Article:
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Child Psychiatrist /Adult Psychiatrist

Which Factors Predict Primary Nonadherence to Medications?

A medicine box from Monday to Sunday.

Poor adherence to medication is a real challenge in healthcare. Despite evidence indicating therapeutic benefit from adhering to a prescribed regimen, it is estimated that around 50% of patients around the world don't take their medication as it is prescribed — and some simply don't take them at all.

Nonadherence to medication can be primary or secondary. Primary medication nonadherence (PMN) occurs when a new medication is prescribed for a patient, but the patient does not obtain the medication or an appropriate alternative within an acceptable period after it was prescribed. Secondary nonadherence measures prescription refills among patients who previously filled their first prescriptions. With most medication adherence research to date focused on secondary nonadherence, PMN has been identified as a major research gap.

Growth in electronic prescribing has partially resolved this issue, and new measures have emerged linking electronic prescribing databases with pharmacy dispensing databases. A study conducted in a network of primary care services in Canada has sought to identify the predictive factors of primary nonadherence and which drugs could be at greatest risk of primary nonadherence when prescribed by a primary care physician.

Adherence Measures Measuring medication adherence is challenging but can be done using various approaches. It comprises the following approaches:

  • subjective measurements obtained by asking patients, family members, caregivers, and physicians about the patient's medication use

  • objective measurements obtained by counting pills, examining pharmacy refill records, or using electronic medication event monitoring systems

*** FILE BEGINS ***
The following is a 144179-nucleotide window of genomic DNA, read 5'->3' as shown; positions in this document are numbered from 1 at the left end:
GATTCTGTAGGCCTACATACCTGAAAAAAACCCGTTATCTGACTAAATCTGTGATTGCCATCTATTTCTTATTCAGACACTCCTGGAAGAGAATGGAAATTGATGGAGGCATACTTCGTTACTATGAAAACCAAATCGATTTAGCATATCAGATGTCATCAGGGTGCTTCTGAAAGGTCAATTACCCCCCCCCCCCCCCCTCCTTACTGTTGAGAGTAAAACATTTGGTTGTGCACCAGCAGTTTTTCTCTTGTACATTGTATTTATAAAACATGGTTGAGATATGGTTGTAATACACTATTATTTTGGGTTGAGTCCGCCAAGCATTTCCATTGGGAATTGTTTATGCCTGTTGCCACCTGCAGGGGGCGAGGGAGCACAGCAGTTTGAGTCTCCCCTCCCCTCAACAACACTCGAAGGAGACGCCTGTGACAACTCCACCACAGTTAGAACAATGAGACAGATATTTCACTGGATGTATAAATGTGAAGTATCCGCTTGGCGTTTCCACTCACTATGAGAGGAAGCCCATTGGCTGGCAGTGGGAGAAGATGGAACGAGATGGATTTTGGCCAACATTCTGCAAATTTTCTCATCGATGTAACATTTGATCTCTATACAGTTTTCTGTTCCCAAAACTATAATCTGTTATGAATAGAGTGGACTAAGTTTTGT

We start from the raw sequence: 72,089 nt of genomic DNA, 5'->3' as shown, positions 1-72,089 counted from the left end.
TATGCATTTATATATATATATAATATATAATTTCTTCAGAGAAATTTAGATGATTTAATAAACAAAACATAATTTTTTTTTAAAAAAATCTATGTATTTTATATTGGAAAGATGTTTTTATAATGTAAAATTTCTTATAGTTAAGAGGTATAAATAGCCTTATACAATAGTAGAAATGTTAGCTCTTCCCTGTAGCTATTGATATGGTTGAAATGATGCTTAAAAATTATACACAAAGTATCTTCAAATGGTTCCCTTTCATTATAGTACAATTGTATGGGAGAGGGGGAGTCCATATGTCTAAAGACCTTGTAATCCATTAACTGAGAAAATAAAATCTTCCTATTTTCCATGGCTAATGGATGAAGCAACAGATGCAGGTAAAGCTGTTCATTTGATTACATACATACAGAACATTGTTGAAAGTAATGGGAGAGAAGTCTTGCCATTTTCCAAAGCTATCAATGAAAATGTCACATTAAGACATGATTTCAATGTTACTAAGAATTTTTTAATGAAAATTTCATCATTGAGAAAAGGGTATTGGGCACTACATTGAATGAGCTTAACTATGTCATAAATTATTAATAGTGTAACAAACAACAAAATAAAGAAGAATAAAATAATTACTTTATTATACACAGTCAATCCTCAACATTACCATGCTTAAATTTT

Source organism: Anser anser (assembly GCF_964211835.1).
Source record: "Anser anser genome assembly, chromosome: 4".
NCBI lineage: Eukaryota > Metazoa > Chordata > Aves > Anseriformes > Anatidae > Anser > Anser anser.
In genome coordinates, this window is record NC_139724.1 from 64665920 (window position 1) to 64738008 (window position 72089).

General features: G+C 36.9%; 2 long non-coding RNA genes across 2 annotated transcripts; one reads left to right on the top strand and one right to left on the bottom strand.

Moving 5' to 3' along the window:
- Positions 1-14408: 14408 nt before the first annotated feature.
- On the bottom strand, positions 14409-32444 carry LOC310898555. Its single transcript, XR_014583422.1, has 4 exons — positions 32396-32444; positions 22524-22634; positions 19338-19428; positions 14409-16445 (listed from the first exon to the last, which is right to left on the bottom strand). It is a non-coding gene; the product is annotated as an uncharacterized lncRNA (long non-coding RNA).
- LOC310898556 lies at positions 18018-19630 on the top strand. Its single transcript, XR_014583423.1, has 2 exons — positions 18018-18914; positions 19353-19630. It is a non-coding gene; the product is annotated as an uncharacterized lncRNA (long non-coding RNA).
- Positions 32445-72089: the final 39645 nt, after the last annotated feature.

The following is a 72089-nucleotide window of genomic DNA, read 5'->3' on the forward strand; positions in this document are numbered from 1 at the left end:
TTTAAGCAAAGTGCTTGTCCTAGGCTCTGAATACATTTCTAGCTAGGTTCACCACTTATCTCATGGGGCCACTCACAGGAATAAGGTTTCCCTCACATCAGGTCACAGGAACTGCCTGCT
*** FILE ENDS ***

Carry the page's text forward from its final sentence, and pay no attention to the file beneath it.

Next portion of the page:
• biochemical measurements obtained by adding a nontoxic marker to the medication and detecting its presence in blood or urine or measurement of serum drug levels.

Determining Factors A myriad of factors contributes to poor medication adherence. Some are related to patients (eg, suboptimal health literacy and lack of involvement in the treatment decision-making process), others are related to physicians (eg, prescription of complex drug regimens, communication barriers, ineffective communication of information about adverse effects, and provision of care by multiple physicians), and still others are related to healthcare systems (eg, office visit time limitations, limited access to care, and lack of health information technology). Primary Nonadherence The literature has reported substantial variation in primary nonadherence, with estimates ranging from as little as 1.9% of incident prescriptions never filled to as much as 75%. A study carried out using data from a primary care network in British Columbia, Canada, estimated the rate of primary nonadherence, defined as failure to dispense a new medication or its equivalent within 6 months of the prescription date, using data from 150,565 new prescriptions issued to 34,243 patients.

Rate of Nonadherence

The following patterns of primary nonadherence were observed:

  • Primary nonadherence was lowest for prescriptions issued by prescribers aged 35 years or younger (17.1%) and male prescribers (15.1%).

  • It was similar among patients of both sexes.

  • It was lowest in the oldest subjects, decreasing with age (odds ratio [OR], 0.91 for each additional 10 years).

  • It was highest for drugs prescribed mostly on an as-needed basis, including topical corticosteroids (35.1%) and antihistamines (23.4%).

Predictors of Nonadherence

The odds of primary nonadherence exhibited the following patterns:

  • lower for prescriptions issued by male clinicians (OR, 0.66)

  • significantly greater, compared with anti-infectives, for dermatological agents (OR, 1.36) and the lowest for cardiovascular agents (OR, 0.46).

  • lower across therapeutic drug categories (except for respiratory agents) for those aged 65 years and older than for those younger than age 65.

In conclusion, in a general medicine setting, the odds of primary nonadherence were higher for younger patients, those who received primary care services from female prescribers, and older patients who were prescribed more medications. Across therapeutic categories, the odds of primary nonadherence were lowest for cardiovascular system agents and highest for dermatological agents.

To date, the lack of a standardized terminology, operational definition, and measurement methods of primary nonadherence has limited our understanding of the extent to which patients do not avail themselves of prescriber-ordered pharmaceutical treatment. These results reaffirm the need to compare the prevalence of such nonadherence in different healthcare settings.


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